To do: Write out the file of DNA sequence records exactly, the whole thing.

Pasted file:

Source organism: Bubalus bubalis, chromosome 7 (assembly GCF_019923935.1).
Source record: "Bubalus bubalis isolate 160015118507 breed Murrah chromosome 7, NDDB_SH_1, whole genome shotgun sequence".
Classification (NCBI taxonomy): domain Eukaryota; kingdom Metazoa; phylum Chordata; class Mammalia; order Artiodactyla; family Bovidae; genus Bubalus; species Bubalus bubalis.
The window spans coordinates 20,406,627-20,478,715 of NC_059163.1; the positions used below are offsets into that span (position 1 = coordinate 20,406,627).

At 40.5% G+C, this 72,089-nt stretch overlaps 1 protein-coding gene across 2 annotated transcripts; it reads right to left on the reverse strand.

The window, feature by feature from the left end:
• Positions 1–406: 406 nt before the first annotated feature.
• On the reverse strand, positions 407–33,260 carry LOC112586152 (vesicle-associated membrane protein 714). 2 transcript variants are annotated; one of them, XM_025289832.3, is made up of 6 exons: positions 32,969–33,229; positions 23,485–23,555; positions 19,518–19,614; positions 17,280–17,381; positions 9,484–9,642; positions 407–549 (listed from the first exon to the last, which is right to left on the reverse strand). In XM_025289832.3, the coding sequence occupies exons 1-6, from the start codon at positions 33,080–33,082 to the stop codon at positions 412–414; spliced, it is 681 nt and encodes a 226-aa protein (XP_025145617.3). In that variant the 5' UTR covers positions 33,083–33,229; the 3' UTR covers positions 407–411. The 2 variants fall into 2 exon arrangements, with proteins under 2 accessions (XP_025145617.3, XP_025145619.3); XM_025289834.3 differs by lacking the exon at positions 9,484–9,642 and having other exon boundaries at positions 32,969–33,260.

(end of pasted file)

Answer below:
Source organism: Bubalus bubalis, chromosome 7 (assembly GCF_019923935.1).
Source record: "Bubalus bubalis isolate 160015118507 breed Murrah chromosome 7, NDDB_SH_1, whole genome shotgun sequence".
Classification (NCBI taxonomy): domain Eukaryota; kingdom Metazoa; phylum Chordata; class Mammalia; order Artiodactyla; family Bovidae; genus Bubalus; species Bubalus bubalis.
The window spans coordinates 20,406,627-20,478,715 of NC_059163.1; the positions used below are offsets into that span (position 1 = coordinate 20,406,627).

At 40.5% G+C, this 72,089-nt stretch overlaps 1 protein-coding gene across 2 annotated transcripts; it reads right to left on the reverse strand.

The window, feature by feature from the left end:
• Positions 1–406: 406 nt before the first annotated feature.
• On the reverse strand, positions 407–33,260 carry LOC112586152 (vesicle-associated membrane protein 714). 2 transcript variants are annotated; one of them, XM_025289832.3, is made up of 6 exons: positions 32,969–33,229; positions 23,485–23,555; positions 19,518–19,614; positions 17,280–17,381; positions 9,484–9,642; positions 407–549 (listed from the first exon to the last, which is right to left on the reverse strand). In XM_025289832.3, the coding sequence occupies exons 1-6, from the start codon at positions 33,080–33,082 to the stop codon at positions 412–414; spliced, it is 681 nt and encodes a 226-aa protein (XP_025145617.3). In that variant the 5' UTR covers positions 33,083–33,229; the 3' UTR covers positions 407–411. The 2 variants fall into 2 exon arrangements, with proteins under 2 accessions (XP_025145617.3, XP_025145619.3); XM_025289834.3 differs by lacking the exon at positions 9,484–9,642 and having other exon boundaries at positions 32,969–33,260.